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Many people throughout the world are plagued with difficult breathing. One specific type of breathing ailment troubling millions is Asthma. If you are one of the many suffering from asthma you are not alone, especially during the summer months. Even those without asthma may find it difficult to breathe the same way during the summer, but particularly those with asthma must be aware that the summer months can be pretty hard on you. Here are some things that you should keep in mind in order to prevent asthma flare ups and allow you to have a great summer.
Known as seasonal asthma, many experience asthma symptoms during high concentrations of pollen in the air, this is usually present during the summer months. If this is the case during the warmer parts of the year, then allergy medication can greatly improve your way of life. A good thing to keep nearby at all times is an emergency inhaler. An important thing to pay attention to is the news, which alerts you of high levels of pollen, allowing you to plan your day accordingly. The ozone layer is another thing to keep in mind that can affect the way you breathe. The news issues an ozone warning, alerting watchers to stay inside and avoid the sweltering heat. Typically, those suffering from asthma or other breathing related illnesses find it harder to breath the hotter it is outside. If you are experiencing difficulty breathing during the warmer months then you should speak to your doctor because you might have seasonal asthma.
Did you know that heat waves are the most lethal type of weather phenomenon in existence? They have caused more deaths than all other weather conditions, including floods. A heat wave is an extended period of prolonged heat, combined with excessive humidity.
In warm climates throughout the summer, areas of high pressure with little to no rain or clouds, the air and ground heat excessively. Static high pressure areas can cause persistent heat waves. There is no universal definition of a heat wave however, as temperature conditions that are normal in warmer climates could be considered a heat wave in a cooler area if they are different than the usual patterns for that area.
Severe heat waves have resulted in thousands of deaths from hyperthermia, power outage due to the increased usage of fans and air conditioning, psychological stress and damaging crop failures.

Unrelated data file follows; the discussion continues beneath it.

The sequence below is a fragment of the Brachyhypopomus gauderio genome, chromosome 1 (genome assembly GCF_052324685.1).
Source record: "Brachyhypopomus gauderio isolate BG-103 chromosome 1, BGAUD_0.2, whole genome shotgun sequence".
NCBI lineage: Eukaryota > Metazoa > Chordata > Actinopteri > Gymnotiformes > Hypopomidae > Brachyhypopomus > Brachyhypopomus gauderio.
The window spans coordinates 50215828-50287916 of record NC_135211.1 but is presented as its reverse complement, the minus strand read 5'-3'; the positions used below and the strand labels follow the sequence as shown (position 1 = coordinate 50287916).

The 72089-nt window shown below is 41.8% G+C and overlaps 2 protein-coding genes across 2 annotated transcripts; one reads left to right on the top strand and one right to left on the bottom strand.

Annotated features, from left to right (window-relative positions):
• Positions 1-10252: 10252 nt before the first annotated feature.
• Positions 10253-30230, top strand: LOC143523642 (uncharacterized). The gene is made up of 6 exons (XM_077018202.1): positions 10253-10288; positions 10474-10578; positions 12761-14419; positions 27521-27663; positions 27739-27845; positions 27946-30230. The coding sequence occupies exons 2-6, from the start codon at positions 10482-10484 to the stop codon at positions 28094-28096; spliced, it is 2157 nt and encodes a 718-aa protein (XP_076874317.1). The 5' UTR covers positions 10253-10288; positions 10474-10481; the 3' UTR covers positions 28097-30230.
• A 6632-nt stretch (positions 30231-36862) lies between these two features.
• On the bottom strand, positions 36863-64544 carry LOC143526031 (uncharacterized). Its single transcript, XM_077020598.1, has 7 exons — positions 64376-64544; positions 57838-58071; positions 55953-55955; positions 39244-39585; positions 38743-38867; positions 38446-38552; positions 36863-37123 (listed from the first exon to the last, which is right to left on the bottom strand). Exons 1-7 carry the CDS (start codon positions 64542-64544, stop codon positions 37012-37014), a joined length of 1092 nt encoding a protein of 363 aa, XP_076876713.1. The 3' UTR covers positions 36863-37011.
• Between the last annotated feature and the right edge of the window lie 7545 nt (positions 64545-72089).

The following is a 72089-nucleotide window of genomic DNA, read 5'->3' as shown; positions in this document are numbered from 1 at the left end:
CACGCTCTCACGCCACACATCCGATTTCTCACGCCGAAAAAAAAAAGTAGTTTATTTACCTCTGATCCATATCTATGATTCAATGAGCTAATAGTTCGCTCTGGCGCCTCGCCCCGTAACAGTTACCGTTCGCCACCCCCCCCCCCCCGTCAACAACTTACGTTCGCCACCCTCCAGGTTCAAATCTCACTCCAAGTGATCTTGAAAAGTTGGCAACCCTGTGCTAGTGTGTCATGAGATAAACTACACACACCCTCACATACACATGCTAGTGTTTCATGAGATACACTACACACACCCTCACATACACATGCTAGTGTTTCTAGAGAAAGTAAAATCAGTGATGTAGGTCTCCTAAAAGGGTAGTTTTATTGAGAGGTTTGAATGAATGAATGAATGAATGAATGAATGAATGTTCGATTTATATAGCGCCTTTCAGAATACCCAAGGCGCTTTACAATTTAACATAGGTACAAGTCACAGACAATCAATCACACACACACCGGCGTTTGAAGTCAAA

Hyperthermia is a life-threatening condition that occurs when the body absorbs more heat than it can dissipate. During hyperthermia, the body’s temperature is normally greater than 100°F and the person is likely to experience hot, dry skin. Lips may be swollen and the body can appear hot as it is unable to perspire to cool off.
Heat stroke can cause hyperthermia even when the body is at rest. It can exertional or non-exertional depending on whether the person has been exercising in the heat. The body’s ability to cope with the environmental temperatures can be too limited. Heat edema, heat rash, heat cramps and heat syncope can also be a result of high temperatures.
To deal with the heat wave you must stay hydrated, take breaks if working outdoors, avoid strenuous exercise during the hotter parts of the days, eat small meals and often, avoid caffeine and alcohol and avoid exposure to direct sunlight. Prepare for potential power outages and have an emergency preparedness kit just in case you may need it.
This summer has heated up pretty fast with temperatures in New York City reaching 102 degrees Fahrenheit. In order to stay cool and keep your energy up, follow these simple tips and stay healthy.
1. If you're going to participate in outdoor activities, schedule them for early in the morning or late in the evening when the temperatures are cooler.
2. If you are spending lots of time outdoors, take consistent breaks to let your body cool down and recover from all the heat and sunshine.
The sun is vital to all our lives, giving life to all living organisms in some way or another, as well as vitamin D, but it can also be a very deadly thing. Have you ever seen in the movies where somewhere is stuck wandering around in the hot dessert with the sun beating down on them and they start to feel fatigued and eventually delusional? Well that can actually happen, and does happen to many people who are unaware of the devastating effects of the sun.
The sun is powerful and the second we overlook its strong influence is when we end up with heat stroke or sun burn. Depending on the time of day and your latitudinal location it is sometimes best not to leave your house without some form of protection from the sun and its hazardous rays. For the majority of the world, the sun is strongest from 10 am to 3 pm so try to avoid extreme heat during this part of the day. Those wanting to exercise should think about either exercising early in the morning or after the sun is beginning to set. If this is not at all possible there is always the option of exercising indoors. Indoor locations such as malls, or gyms, provide individuals with areas to exercise while they enjoy the use of air conditioning.
Some locations are subject to extreme dry heat, whereas others have a more humid climate. An example of a location enduring hot and dry weather conditions is Las Vegas, Nevada. In such an environment, one could sweat and the sweat is evaporated almost instantaneously, which can actually be more dangerous, for people don’t realize they are becoming dehydrated and losing water. Extreme heat is known as heat waves when it occurs during only certain parts of the year and is usually joined with high humidity. Prolonged exposure to extreme heat can have many detrimental effects on your health. An extreme heat health implication is heat stroke, which if severe enough can cause disability or even prove deadly.